August 15, 2013
by Edward Chisolm
For 25 years now, the Chatham-Savannah Youth Futures Authority (YFA) has tried its best to be a beacon of light for thousands of children and families in this community. We still believe in our vision that "Every child will grow up healthy and secure to become a self-sufficient contributing member of the community." We are reminded that we should let our light so shine that men may see it. We have made a promise to the youth of our community to be a light of change to ensure that their path will be clear. We have promised to be a light of hope to ensure that their destiny can be realized.
The YFA has focused on the need for our children to be ready for school. Too many of our children enter kindergarten without being academically and socially prepared. Because of this many of our children struggle through their school years because they have entered school already behind, and this problem just continues to manifest itself in a variety of negative ways as they get older. Prevention is one of the principle ways to address this problem, and early learning opportunities before children enter kindergarten ranks very high on the ladder of success for many of our children. Early learning takes many forms, but for the purpose of this brief commentary we will address two primary forms.
For one, parents need to be aware of how significant it is to talk to and communicate with their children starting at infancy. Recent groundbreaking research on brain development has shown us that children have a critical window in their brain development between birth and age five. Responsive and attentive interactions between young children and the adults around them during this period form strong neural connections and shape the architecture of the brain. This is why every single interaction with babies and preschoolers matters so much. Indeed, fostering strong development in these early years is vitally important to children’s success in life. The first 2,000 days (5 years) in a child’s life are critical in laying the foundation for learning.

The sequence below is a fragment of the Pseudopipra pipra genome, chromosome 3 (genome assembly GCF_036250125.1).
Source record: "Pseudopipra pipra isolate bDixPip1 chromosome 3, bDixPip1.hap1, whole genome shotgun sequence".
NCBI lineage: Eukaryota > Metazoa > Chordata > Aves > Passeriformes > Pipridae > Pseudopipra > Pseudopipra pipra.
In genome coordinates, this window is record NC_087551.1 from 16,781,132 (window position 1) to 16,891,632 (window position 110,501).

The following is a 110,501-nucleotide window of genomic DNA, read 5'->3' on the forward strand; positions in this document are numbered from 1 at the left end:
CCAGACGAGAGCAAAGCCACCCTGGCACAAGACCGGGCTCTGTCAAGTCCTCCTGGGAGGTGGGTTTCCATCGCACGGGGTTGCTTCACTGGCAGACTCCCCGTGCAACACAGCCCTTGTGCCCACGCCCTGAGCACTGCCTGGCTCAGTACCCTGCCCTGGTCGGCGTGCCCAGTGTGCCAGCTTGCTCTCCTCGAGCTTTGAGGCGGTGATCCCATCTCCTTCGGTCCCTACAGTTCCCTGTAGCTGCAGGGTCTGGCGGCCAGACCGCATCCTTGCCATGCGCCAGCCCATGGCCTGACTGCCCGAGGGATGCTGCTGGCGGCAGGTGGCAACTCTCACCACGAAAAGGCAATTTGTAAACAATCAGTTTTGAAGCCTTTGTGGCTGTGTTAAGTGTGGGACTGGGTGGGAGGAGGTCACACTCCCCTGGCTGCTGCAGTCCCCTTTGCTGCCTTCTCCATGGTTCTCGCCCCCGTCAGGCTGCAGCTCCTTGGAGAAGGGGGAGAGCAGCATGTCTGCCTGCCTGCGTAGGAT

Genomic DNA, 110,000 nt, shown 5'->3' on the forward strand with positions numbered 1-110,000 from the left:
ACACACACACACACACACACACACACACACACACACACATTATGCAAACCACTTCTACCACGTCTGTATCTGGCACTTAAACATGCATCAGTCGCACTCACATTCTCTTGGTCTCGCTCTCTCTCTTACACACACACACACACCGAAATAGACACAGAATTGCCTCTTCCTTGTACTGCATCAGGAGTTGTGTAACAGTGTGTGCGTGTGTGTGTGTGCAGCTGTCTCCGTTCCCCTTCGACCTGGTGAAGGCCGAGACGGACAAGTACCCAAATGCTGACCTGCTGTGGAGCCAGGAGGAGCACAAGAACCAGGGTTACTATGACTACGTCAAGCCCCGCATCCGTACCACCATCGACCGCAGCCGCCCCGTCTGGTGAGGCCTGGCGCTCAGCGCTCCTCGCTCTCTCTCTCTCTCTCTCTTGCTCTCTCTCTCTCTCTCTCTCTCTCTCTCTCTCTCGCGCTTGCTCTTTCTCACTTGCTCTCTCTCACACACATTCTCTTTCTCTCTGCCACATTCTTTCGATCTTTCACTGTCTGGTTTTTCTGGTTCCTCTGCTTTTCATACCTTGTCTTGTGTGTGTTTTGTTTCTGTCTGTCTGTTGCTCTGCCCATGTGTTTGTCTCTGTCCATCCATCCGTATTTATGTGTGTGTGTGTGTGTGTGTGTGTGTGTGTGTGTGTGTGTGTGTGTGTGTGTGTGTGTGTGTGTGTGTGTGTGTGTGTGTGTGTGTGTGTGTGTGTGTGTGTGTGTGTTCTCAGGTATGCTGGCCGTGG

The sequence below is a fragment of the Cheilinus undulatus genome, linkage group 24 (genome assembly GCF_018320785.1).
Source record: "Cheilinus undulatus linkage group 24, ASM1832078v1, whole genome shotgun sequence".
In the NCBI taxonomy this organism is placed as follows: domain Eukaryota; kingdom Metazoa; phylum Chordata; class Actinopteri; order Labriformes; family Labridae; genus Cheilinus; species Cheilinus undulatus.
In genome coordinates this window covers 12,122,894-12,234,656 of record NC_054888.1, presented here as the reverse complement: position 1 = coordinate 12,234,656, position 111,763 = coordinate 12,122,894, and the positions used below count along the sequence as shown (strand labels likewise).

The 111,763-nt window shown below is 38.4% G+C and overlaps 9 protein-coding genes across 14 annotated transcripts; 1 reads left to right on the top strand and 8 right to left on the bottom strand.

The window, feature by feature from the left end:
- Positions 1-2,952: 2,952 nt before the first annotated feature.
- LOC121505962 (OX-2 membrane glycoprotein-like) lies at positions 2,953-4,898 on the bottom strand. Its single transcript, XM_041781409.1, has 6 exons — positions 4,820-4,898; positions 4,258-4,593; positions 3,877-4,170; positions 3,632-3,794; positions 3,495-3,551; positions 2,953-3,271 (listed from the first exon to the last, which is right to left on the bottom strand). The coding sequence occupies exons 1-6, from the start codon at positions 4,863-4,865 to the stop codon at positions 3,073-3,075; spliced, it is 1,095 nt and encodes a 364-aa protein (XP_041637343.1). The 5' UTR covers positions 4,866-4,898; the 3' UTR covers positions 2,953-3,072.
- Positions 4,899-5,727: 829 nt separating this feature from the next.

Brain development research tells us the pathways for language and vocabulary development are
strengthened with every word spoken, book read, and positive interaction with adults from the moment a child is born. This is even more crucial in low-income families. Research has also shown that by age 4, children from high-income families hear a total of 32 million more words spoken in their homes than children from low-income families. Low-income first grade children have a vocabulary half the size of children from higher-income families. Children who do not learn to read by the end of the third grade cannot read to learn in fourth grade and beyond.
Another critical area is in the quality of the early childhood development that our children receive before they enter kindergarten. For a variety of reasons, too many of our children do not receive quality child care that exposes them to the cognitive and developmental attributes that helps to prepare them for school. One step in the right direction is to collectively do all that we can to increase the quality of the child care experiences for our children, and to promote every opportunity to have our children exposed to the types of curriculum and environment that positively increases their level of functioning and preparedness for school. This would, at least, place them on a level playing field when they enter school. Having more children who are “school ready” when they enter kindergarten benefits the child, the parents, and the school system.
Light represents truth. Our truth centers on the fact that children are our most precious resource. They are the reason we live and fight. Our truth motivates us to advocate in a way that yields results.
Truth needs no defender but itself. We will, for the sake of our children’s lives and their legacy, continue to shine ever so brightly in our community now and in the foreseeable future.
Edward Chisolm, Executive Director
Chatham-Savannah Youth Futures Authority